Last year, I had a Blackberry and all of my friends made fun of the “Brick that you call your phone.” I loved this phone. This “Brick” let me text, make phone calls, and was practically indestructible. And then it became destructible.
Kenneth was surrounded by white walls. He didn’t mind it, but when he thought about these white walls accompanying him in the future, he did freak out a little bit. His bed was sort of comfortable, not like what it used to be, but then again, he didn’t really have much of a say. Kenneth was on his fifth book of the day.
She couldn’t imagine life without him. He was hers forever, he said. She needed his smile to give her daily energy. She needed his pep talks to get through her day. She needed his kiss, as if it were a burst of oxygen that kept her veins pumping. She didn’t know how to be his energy, his daily pick me up, his burst of oxygen. The ventilator was doing that now.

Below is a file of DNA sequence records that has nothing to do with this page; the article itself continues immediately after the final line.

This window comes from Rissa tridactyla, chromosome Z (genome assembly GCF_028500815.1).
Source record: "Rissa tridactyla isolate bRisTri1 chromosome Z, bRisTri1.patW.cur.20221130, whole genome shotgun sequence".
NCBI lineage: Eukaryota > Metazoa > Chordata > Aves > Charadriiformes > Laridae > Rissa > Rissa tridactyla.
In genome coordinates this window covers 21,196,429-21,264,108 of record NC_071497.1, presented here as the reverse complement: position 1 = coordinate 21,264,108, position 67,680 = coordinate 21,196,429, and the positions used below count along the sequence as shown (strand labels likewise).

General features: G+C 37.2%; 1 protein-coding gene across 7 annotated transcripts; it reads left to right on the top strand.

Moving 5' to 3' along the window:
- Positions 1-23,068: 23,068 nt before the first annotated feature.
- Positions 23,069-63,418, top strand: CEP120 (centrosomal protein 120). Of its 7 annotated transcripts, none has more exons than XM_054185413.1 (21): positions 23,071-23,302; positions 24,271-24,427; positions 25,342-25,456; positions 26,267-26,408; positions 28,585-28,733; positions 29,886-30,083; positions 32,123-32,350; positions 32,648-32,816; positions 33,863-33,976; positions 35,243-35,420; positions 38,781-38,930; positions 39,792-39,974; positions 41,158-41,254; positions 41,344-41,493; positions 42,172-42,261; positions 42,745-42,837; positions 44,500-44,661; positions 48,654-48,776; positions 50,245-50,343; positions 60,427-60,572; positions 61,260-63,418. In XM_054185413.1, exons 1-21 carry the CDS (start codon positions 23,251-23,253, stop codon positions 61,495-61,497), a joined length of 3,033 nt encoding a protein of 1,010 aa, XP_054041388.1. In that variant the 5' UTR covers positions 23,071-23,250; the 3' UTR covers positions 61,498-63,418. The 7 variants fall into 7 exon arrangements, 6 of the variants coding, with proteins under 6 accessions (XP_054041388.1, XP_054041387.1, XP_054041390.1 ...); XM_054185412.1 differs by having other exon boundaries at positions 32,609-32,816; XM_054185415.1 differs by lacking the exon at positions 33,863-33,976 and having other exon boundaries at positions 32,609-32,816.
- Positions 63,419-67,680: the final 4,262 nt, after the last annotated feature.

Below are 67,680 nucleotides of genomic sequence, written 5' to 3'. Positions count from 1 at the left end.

There are a few different ways to describe social media etiquette. Technology is advancing every day, so the way people interact with social media advances as well. It is important that before posting anything on social media, you ask yourself, “Is this socially acceptable for the world to see?”
All right so let’s first get one thing clear: this play has almost nothing to do with a streetcar. Stop looking. American film director, producer and screenwriter Francis Ford Coppola annoyingly states that this play is “lyrical and poetic and human and heartbreaking and memorable and funny.” Thanks, Coppola, because we weren’t already confused enough.